Are white marlin like puppies?

A Part Of The What's Biting Series

White Marlin Orange Beach
What’s biting contributor Jim Cox recently landed this white marlin.

Last year, it was the first weekend in August when the white marlin showed up in full force at all the likely offshore spots: The Nipple, The 131 Hole and The Elbow. I remember the day it happened. I was fishing the Mobile Big Game Fishing Club’s Ladies Day Tournament. We had an amazing day on our 26′ center console hooking up with five white marlin and tagging two of them. The other three white marlin, which jumped off, were just being their usual maddening white marlin selves.

This year, we are still waiting for them to show up in mass. There have been some fish caught but not like in years past, yet! A few fish were reported caught during the week in mid-August, and the following weekend you could count between 30 and 40 boats within sight of one another all looking for ‘Whitey.’

For the past few weeks, the conditions have been starting to set up for the white marlin arrival. The water is plenty pretty enough, and the bait is there. They will show up; it’s just a matter of when. As we move toward fall, the white marlin fishing only gets better around the hundred-fathom curve and even in more shallow water. As I look at the marks on my GPS where I have caught marlin in the fall, they range from 325 feet to more than 700 feet. The area north of The Nipple, as long as the bait is there, is always a great place to start your day.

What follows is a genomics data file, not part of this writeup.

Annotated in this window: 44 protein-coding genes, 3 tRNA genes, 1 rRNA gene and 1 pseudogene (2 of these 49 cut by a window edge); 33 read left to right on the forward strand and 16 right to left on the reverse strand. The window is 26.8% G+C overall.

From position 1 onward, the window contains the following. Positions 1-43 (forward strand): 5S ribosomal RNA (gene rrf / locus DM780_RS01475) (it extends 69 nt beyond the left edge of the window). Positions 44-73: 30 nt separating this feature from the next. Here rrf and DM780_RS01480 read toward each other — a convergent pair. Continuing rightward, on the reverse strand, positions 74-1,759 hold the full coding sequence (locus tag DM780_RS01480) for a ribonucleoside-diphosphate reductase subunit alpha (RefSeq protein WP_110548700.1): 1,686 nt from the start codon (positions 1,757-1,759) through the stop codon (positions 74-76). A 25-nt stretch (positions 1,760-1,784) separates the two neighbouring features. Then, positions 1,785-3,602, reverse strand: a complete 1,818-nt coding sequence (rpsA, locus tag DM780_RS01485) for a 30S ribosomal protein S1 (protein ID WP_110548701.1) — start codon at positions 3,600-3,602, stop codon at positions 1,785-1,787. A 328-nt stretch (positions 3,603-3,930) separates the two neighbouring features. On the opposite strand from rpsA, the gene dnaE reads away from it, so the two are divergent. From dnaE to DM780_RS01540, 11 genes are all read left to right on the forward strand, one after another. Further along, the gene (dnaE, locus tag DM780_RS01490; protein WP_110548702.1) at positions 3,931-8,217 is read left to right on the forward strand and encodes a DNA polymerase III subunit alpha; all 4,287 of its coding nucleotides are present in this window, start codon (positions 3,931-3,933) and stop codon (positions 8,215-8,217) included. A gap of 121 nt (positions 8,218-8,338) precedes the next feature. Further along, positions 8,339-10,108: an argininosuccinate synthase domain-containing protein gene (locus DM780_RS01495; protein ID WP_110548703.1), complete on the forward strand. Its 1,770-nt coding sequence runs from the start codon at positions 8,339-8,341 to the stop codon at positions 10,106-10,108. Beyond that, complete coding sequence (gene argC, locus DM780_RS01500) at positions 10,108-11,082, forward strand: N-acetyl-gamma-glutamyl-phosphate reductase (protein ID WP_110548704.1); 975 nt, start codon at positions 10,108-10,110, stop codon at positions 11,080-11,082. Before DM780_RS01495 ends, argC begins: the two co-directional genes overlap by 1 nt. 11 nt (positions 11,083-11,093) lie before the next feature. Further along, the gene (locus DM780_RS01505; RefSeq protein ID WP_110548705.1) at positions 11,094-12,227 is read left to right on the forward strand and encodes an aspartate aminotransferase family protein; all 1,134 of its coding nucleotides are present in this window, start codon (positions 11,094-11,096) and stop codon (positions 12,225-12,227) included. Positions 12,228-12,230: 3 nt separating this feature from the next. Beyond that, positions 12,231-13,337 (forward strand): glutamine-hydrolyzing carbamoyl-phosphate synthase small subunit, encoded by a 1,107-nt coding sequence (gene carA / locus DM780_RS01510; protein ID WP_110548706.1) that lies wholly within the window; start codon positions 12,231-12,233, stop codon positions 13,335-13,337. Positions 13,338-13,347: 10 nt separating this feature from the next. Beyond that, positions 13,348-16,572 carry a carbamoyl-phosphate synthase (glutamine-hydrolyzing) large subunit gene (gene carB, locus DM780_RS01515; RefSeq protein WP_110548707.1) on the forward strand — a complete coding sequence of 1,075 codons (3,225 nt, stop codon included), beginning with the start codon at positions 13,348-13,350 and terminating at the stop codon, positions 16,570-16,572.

Your best chance to catch a marlin in the Gulf of Mexico is from today through whenever the weather cools down in November. Many boats have been put away for the year, and with that comes fewer reports of marlin being caught, but it also greatly decreases the fishing pressure. I always like fewer boats around me!

Hooking a marlin is as exciting as it gets for offshore fishing. Keeping a white marlin hooked is quite the challenge. I know very good fishermen that have had 10 shots or more during a one day trip only not to get a single fish to the boat. A white marlin bite sometimes reminds me of a puppy that likes to play with a tennis ball by itself. He uses his nose to roll the ball, softly chews on the toy and quickly spits it out. That is why you will have a screaming reel and jumping fish behind the boat and two seconds later…nothing. I prefer 30-pound gear and light drag settings will help your hook-up ratio. But like everything else, just being out there and getting a few bites will help you more than anything I could write.

A lot of boats in our area like to pull naked ballyhoo with circle hooks on light fluorocarbon leaders when targeting white marlin. That method can produce phenomenal results if your anglers are proficient at using circle hooks and dropping the bait back to the fish. White marlin can also be caught by pulling lures or ballyhoo and lure combinations. I would advise you to fish whichever method gives you and your crew the most confidence. For me, my spread almost always consists of three lures and two Ilander/ballyhoo combinations.

The white marlin WILL show up one day, and I hope you are out there the day they do, and I’ll be standing by waiting for your report.


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Jim Cox
Jim Cox (1323 Posts)
Jim Cox is an avid inshore, offshore, and big game fisherman. He has twice qualified for the prestigious IGFA Offshore Championships in Cabo San Lucas, Mexico. He is the past president of the Mobile…